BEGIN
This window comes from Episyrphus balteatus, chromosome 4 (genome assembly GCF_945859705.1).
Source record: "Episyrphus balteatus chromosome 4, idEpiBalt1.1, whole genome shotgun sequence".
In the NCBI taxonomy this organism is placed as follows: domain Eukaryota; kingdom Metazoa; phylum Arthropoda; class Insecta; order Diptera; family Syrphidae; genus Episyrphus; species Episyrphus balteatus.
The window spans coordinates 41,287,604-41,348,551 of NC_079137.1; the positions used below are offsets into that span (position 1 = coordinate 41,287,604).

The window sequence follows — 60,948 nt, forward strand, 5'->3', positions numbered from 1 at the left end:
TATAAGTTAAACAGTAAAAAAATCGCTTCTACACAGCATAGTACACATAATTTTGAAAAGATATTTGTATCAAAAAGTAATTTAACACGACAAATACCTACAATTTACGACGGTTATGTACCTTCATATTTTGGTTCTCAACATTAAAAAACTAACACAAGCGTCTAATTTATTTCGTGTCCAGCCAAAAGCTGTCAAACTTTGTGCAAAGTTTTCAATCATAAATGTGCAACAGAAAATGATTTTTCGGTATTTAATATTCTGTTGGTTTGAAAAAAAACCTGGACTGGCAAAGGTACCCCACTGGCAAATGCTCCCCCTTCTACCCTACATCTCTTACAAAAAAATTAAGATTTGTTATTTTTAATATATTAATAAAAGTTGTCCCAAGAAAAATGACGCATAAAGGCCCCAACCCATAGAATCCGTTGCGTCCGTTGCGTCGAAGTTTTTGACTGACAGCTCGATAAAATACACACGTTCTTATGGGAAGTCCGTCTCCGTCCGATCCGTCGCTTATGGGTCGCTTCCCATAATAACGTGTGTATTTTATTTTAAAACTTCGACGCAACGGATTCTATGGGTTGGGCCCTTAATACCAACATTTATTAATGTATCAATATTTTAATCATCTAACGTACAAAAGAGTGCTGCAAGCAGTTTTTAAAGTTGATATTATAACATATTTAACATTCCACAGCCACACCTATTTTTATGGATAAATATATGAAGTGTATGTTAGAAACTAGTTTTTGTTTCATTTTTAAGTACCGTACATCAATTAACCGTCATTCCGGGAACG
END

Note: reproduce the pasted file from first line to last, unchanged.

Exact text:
This window comes from Episyrphus balteatus, chromosome 4 (genome assembly GCF_945859705.1).
Source record: "Episyrphus balteatus chromosome 4, idEpiBalt1.1, whole genome shotgun sequence".
In the NCBI taxonomy this organism is placed as follows: domain Eukaryota; kingdom Metazoa; phylum Arthropoda; class Insecta; order Diptera; family Syrphidae; genus Episyrphus; species Episyrphus balteatus.
The window spans coordinates 41,287,604-41,348,551 of NC_079137.1; the positions used below are offsets into that span (position 1 = coordinate 41,287,604).

The window sequence follows — 60,948 nt, forward strand, 5'->3', positions numbered from 1 at the left end:
TATAAGTTAAACAGTAAAAAAATCGCTTCTACACAGCATAGTACACATAATTTTGAAAAGATATTTGTATCAAAAAGTAATTTAACACGACAAATACCTACAATTTACGACGGTTATGTACCTTCATATTTTGGTTCTCAACATTAAAAAACTAACACAAGCGTCTAATTTATTTCGTGTCCAGCCAAAAGCTGTCAAACTTTGTGCAAAGTTTTCAATCATAAATGTGCAACAGAAAATGATTTTTCGGTATTTAATATTCTGTTGGTTTGAAAAAAAACCTGGACTGGCAAAGGTACCCCACTGGCAAATGCTCCCCCTTCTACCCTACATCTCTTACAAAAAAATTAAGATTTGTTATTTTTAATATATTAATAAAAGTTGTCCCAAGAAAAATGACGCATAAAGGCCCCAACCCATAGAATCCGTTGCGTCCGTTGCGTCGAAGTTTTTGACTGACAGCTCGATAAAATACACACGTTCTTATGGGAAGTCCGTCTCCGTCCGATCCGTCGCTTATGGGTCGCTTCCCATAATAACGTGTGTATTTTATTTTAAAACTTCGACGCAACGGATTCTATGGGTTGGGCCCTTAATACCAACATTTATTAATGTATCAATATTTTAATCATCTAACGTACAAAAGAGTGCTGCAAGCAGTTTTTAAAGTTGATATTATAACATATTTAACATTCCACAGCCACACCTATTTTTATGGATAAATATATGAAGTGTATGTTAGAAACTAGTTTTTGTTTCATTTTTAAGTACCGTACATCAATTAACCGTCATTCCGGGAACG